“Two weeks later, I wore a coat to school for the first time that year. Fall had made its presence known in the form of wet, earthy smells and shivering tree limbs shedding leaves in various shades of exotic cat. I walked to school that morning, listening to the crisp sounds that punctuated each one of my footfalls and the honks of geese flying overhead. I found it strange that there could be so much beauty in the death of all these living things. Maybe it was only beautiful because we knew they would be resurrected next spring. I don’t think I would enjoy fall quite as much if I knew there was an eternal winter to follow.” 

Beasts of Extraordinary Circumstance, by Ruth Emmie Lang


7235533Shallan Davar from the Stormlight Archive books, by Brandon Sanderson.

“You have quite the clever tongue on you!”
“I’ve never actually had someone’s tongue on me,” Shallan said, turning a page and not looking up, “clever or not. I’d hazard to consider it an unpleasant experience.”
“It ain’t so bad,” Gaz said.” 

“The only time you seem honest is when you’re insulting someone!”
“The only honest things I can say to you are insults.” 

Shallan is a treasure and she’s truly at her best when she is bickering with someone.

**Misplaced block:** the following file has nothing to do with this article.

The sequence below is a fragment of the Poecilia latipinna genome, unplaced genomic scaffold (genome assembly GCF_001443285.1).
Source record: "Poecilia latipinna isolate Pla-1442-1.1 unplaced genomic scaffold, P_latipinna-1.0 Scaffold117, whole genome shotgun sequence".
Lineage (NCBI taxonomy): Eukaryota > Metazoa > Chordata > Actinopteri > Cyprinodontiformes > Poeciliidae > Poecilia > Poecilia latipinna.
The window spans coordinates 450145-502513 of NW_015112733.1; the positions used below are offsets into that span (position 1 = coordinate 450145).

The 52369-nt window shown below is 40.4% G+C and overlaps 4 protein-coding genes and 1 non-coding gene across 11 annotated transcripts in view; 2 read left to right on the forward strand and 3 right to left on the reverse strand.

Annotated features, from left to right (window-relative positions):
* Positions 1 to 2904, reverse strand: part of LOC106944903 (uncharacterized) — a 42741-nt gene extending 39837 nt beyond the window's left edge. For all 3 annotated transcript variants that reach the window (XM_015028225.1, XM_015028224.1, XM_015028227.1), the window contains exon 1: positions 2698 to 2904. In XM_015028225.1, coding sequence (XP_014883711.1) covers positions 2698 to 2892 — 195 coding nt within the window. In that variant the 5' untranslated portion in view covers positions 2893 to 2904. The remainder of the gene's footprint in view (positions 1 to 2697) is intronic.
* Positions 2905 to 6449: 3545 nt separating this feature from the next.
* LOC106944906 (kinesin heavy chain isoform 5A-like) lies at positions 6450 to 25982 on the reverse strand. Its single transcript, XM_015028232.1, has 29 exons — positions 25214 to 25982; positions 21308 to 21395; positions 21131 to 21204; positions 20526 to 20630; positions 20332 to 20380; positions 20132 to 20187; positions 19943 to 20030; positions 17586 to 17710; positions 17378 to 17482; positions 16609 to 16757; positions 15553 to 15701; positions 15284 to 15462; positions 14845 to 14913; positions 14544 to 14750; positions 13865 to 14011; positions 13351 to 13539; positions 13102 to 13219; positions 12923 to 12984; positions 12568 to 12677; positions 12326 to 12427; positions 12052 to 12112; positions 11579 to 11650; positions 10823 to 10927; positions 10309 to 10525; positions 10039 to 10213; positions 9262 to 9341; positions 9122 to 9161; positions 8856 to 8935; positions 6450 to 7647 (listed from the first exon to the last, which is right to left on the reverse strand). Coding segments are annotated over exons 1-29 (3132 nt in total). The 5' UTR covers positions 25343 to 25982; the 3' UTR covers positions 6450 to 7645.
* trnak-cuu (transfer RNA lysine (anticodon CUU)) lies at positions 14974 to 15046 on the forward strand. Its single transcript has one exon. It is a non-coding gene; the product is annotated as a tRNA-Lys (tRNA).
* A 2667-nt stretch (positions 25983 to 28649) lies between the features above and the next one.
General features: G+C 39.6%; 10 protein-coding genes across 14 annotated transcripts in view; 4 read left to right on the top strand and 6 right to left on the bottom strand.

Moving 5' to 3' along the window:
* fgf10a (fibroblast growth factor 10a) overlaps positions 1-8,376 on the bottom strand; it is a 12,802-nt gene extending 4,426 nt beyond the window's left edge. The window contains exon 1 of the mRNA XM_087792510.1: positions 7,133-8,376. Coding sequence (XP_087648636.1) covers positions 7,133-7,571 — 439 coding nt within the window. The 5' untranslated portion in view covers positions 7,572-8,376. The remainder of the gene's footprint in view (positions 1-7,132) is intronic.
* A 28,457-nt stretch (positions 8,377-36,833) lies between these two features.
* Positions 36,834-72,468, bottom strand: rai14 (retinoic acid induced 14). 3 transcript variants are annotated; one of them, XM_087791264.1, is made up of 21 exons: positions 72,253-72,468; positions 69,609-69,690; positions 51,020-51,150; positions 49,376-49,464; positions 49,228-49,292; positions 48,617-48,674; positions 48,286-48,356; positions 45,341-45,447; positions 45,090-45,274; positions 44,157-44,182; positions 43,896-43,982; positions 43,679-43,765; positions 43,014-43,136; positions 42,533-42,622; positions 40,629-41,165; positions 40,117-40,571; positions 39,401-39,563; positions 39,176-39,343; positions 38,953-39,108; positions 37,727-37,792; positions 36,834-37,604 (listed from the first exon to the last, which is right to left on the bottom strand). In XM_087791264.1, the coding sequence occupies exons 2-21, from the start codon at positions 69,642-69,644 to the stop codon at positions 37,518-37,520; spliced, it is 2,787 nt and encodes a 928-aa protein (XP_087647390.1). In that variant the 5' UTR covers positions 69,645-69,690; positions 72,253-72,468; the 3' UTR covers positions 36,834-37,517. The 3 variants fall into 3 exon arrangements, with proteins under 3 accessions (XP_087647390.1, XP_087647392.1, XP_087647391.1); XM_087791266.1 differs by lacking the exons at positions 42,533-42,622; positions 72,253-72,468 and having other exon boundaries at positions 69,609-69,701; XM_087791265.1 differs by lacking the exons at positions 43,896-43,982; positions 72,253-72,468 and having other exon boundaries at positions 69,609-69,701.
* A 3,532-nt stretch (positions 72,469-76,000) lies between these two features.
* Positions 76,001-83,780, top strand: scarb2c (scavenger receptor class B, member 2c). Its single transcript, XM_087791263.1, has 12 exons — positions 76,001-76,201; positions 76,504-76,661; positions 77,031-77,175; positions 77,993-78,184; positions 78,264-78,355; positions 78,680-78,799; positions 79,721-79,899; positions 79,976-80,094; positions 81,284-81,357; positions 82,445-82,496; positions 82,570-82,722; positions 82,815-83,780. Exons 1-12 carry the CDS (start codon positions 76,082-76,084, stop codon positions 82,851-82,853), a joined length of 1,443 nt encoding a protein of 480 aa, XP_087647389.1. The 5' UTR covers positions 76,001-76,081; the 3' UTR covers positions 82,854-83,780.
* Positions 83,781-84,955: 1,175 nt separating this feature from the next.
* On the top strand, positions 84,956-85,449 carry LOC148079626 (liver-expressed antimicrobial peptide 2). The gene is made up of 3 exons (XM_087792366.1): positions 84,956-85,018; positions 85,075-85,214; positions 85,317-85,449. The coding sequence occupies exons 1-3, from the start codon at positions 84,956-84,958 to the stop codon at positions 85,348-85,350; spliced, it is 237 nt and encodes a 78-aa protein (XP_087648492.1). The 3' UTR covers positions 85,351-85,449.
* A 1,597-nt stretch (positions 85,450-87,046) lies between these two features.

“It does not do to dwell on dreams and forget to live.” 

The Harry Potter books are the ultimate comfort read for me. The Sorcerer’s Stone was the first book I remember absolutely falling head over heels in love with, and to this day it gives me the warm and fuzzies.


“People think that intimacy is about sex. But intimacy is about truth. When you realize you can tell someone your truth, when you can show yourself to them, when you stand in front of them bare and their response is ‘you’re safe with me’- that’s intimacy.” 

The Seven Husbands of Evelyn Hugoby Taylor Jenkins Reid hit me so hard. I stayed up way too late to finish reading it the first time, and I cried like a baby when it was over. Evelyn felt so real to me and I was so emotionally invested in the story that it felt really hard to move on to another book after that.


The Editorby Steven Rowley. I have to admit that I felt kind of lukewarm towards Rowley’s first novel, Lily and the Octopus, but this one was a treasure. The perfect blend of emotion and humor, it was just so cozy.


Eleanor Oliphant! (Excuse the cameo from my chubby Wendy, but I’ve just realized I’ve never taken a “proper” bookstagram photo of this book.) If it hadn’t been for all the hype around this book, I would have dropped it like two chapters in. I’m so glad I didn’t. Eleanor wormed her way into my heart in a big way.

“If someone asks you how you are, you are meant to say FINE. You are not meant to say that you cried yourself to sleep last night because you hadn’t spoken to another person for two consecutive days. FINE is what you say.” 


Not a lot of books surprise me, but The Silent Patient probably had my favorite twist of all time!